With the advancement of science and technology, especially in the field of nuclear detection technologies, many specialized technologies and equipment have been developed to ensure the safety and security of radioactive sources such as radiation portal monitors (RPMs), personal radiation detectors (PRDs), hand-held radioisotope identification devices (RIIDs), mobile and transportable detectors, radiographic imaging systems employ x-rays or gamma rays11. These devices operate individually, have high operating and maintenance costs, and are not suitable for small and medium-sized scrap metal recycling facilities. Another challenge is that when orphan sources are hidden in scrap metal that shields their activity from traditional detectors in the portals that scan incoming trucks12.

The detection of radioactive material in waste is of paramount importance for the protection of the environment12. In this report, we present the proposal and development of an Internet of Radiation Sensor System (IoRSS) to enhance the use of nuclear detection systems to detect nuclear and other radioactive materials out of regulatory control at points of entry/exit and other trade locations of scrap metal recycling and production facilities. To maximize the ability to detect, identify, locate, and respond to nuclear radiation incidents, we propose and apply advances in computing, communications, algorithm development, software tools, and hardware in an integrated network of distributed sensors13,14,15,16 and LoRa17,18 wireless communications that contribute to enhanced radiological and nuclear detection capability and response activities. The implementation of the IoRSS has facilitated improved situational awareness and better capabilities to detect, identify, locate, and respond to incidents by integrating data from multiple fixed and mobile radiation detection devices across distributed detectors and apply advanced data processing algorithms.

The main contributions and novelty of the paper are given below.

  • Propose an Internet of Radiation Sensor System (IoRSS) to detect radioactive sources out of regulatory control in scrap iron and steel recycling facilities. The IoT-based IoRSS system includes a network of wirelessly connected stationary and mobile devices, data processing algorithm and software, monitoring and control servers, web-based and mobile applications, and procedures of radiation incident detection and response plan. The IoRSS system provides a more robust detection capability, more quickly and accurately with high confidence in the presence, location, and type of radioactive material than a group of individual detectors.

  • Design and comprehensive field tests of a wireless, compact and robust gamma-sensitive detector for gamma and neutron detection compatible with stationary and mobile devices that are compatible and affordable for installation in several stations or quickly moving to different areas of the scrap yard to scan scrap metal in recycling and production facilities (operation at high temperature and intense vibrations and mechanical shocks) prior to fusion. The design of the proposed IoRSS is fully modularized; therefore, it can be easily customized not only for detectors and other hardware but also for the IoT network and protocol. This makes the system more flexible and feasible.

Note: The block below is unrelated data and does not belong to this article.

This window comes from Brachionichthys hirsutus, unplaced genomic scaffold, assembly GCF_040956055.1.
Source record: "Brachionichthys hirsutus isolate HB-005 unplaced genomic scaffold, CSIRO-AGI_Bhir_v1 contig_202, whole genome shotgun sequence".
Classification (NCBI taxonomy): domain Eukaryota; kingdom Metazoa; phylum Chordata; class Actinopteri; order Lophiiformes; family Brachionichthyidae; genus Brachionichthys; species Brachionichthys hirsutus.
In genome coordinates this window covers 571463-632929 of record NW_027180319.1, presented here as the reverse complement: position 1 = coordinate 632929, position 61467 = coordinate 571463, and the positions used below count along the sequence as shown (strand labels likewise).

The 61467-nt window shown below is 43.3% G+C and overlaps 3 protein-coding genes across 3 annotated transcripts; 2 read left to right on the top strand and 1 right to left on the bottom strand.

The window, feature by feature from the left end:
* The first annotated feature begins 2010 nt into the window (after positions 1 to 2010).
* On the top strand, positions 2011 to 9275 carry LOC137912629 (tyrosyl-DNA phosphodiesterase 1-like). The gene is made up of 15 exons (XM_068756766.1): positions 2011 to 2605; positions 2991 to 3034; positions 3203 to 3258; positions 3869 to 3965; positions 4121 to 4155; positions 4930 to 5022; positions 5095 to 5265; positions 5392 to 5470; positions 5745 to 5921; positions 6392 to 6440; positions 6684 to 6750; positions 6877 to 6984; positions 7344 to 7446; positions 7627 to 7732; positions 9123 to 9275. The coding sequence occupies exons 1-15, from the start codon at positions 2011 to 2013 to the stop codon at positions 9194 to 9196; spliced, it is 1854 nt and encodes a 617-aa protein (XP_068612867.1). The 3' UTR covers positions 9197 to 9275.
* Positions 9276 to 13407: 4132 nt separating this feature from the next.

• Provide radiation detection, identification, warning, and incident response plan. These processes are designed, developed, and integrated into the IoRSS system. In these processes, the stationary device can continuously measure gamma-ray and sending the measurement to the cloud/server. The application server performs data analysis algorithms on the received data. In case the measured value exceeds a predefined threshold, the application server will generate a primary warning so that users can use the mobile device to confirm the existence of the radiation source, identify the type of radiation, the type of radioisotope and the exact location of the radiation source. Based on the confirmed radiation dose rate compared to the level of preconfigured thresholds, the IoRSS system will activate an corresponding incident response to the level of danger of the detected radiation.

The remainder of this paper is organized as follows. “literature review” section highlights the state-of-the-art literature review on aspects of the IoT approach for radiation detection and monitoring, searching and locating lost radioactive sources, and radioactive and nuclear material detectors. The detailed proposal for an IoT-based radiation sensor system (IoRSS), including the system architecture and hardware design, is described in “system architecture and hardware design for an IoT-based radiation sensor system (IoRSS)” section. The processes of radiation detection, identification, warning, and response to radiation incident are described in “IoRSS operation protocols” section. In “test results and analysis” section, we present the results of extensive field tests in scrap metal recycling and production facilities to evaluate the performance of the proposal. The experimental setup and results findings are also extensively analyzed and discussed in this section. Finally, our conclusions and future work are described in “conclusions and future work” section.